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Firefighters at Soho Fire Station paid tribute today to the memory of seven Auxiliary Fire Service (AFS) firefighters who sadly died when a bomb hit an AFS substation on Rathbone Street.
Today marks the 80th anniversary of the devastating bombing, which happened shortly after the start of the Blitz. Around midnight on 18th September 1940, Soho’s AFS substation was directly hit, demolishing the building and killing civilians, as well as seven members of the AFS:
Auxiliary Fireman Alfred George Abrahart
Auxiliary Fireman Arthur Batchelor
Leading Auxiliary Fireman Jack Bathie
Leading Auxiliary Fireman George Bowen
Auxiliary Fireman Robert William George
Auxiliary Fireman Benjamin Mansbridge
Auxiliary Fireman Myer Wand
That night, firefighters Harry Errington GC, John Hollingshead and John Terry were asleep in the basement of a garage used as an air raid shelter close by. As bombs fell, the blast blew Errington across the basement and trapped his colleagues with debris.
With his bare hands, Errington managed to release the men and dragged them from the building. He risked his life trying to save his colleagues and was later awarded a George Cross for his bravery on that night. He is one of only two firefighters in London to have received this honour. Sadly, he died in London on 15th December 2004. A replica of his George Cross is displayed on the wall at Soho Fire Station.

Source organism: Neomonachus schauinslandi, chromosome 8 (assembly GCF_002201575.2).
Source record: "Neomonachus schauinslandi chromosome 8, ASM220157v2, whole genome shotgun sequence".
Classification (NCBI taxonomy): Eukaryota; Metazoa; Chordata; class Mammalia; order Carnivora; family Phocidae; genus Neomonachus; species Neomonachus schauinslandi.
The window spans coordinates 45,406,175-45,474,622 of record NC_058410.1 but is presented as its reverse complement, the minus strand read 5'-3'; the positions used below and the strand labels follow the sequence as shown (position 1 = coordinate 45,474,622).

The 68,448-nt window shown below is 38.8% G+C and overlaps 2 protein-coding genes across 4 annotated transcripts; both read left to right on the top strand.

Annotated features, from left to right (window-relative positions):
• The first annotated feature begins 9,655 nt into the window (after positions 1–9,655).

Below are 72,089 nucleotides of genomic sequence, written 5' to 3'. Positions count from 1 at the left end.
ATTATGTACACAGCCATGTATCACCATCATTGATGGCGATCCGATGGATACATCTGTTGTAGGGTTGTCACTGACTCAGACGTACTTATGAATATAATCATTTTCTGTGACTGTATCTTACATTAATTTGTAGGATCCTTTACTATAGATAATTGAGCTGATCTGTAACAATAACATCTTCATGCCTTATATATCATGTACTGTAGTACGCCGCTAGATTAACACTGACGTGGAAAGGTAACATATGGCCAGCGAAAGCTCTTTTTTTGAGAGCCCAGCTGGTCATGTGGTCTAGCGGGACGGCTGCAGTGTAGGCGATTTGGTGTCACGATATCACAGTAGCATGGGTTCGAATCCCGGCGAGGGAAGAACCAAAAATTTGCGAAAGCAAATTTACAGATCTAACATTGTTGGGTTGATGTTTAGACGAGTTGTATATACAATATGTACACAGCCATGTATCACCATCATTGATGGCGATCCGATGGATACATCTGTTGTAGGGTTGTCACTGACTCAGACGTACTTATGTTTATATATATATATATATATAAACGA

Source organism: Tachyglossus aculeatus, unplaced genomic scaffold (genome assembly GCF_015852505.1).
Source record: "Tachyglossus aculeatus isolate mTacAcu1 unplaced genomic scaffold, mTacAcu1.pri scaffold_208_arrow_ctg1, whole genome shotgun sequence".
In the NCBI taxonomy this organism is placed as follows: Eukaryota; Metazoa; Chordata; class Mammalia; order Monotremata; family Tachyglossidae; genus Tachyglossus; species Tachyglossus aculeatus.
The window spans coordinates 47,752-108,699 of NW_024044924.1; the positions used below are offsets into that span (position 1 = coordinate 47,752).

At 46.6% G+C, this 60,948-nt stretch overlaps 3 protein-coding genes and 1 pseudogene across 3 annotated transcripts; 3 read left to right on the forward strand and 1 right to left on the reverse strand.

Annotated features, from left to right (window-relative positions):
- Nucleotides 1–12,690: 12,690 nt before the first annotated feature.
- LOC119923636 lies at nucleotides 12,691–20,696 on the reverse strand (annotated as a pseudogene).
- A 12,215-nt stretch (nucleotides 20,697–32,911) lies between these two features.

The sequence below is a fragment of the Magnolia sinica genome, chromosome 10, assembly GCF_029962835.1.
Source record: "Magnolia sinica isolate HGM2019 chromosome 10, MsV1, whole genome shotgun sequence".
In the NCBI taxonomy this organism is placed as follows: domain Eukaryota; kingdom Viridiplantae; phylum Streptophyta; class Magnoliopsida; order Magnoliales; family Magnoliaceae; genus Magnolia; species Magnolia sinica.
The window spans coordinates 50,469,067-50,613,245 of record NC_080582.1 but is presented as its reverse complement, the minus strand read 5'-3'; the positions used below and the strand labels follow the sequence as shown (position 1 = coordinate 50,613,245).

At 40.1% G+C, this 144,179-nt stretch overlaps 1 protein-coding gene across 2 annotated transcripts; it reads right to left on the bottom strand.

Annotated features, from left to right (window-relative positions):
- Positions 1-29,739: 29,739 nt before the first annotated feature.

To commemorate the day, Soho firefighters held a small remembrance service and have arranged a plaque to honour the memory of those killed and the heroics of Auxiliary Fireman Harry Errington. The plaque is due to be officially unveiled at the site of the substation on Rathbone Street.
Borough Commander Rodney Vitalis said: “Remembering and recognising our history is incredibly important to us.
“For our firefighters, who now work at Soho Fire Station 80 years on, the bravery of those who preceded us is inspiring and it’s an honour that we are able to celebrate their memories by arranging a plaque which will be placed at the site of the substation.”
Metropolitan Police Detective Chief Superintendent Stephen Clayman is the great nephew of Fireman Myer Wand who sadly lost his life on that night. He said: “Today, 80 years on from the terrible events that unfolded, we remember the sacrifice that these firemen made and the gallantry they have shown. My great-uncle, Myer Wand, his colleagues and a number of civilians were very seriously injured and died as a result of their injuries.
“I am extremely proud to follow in my great-uncle’s footsteps and protect Londoners by working in our emergency services.”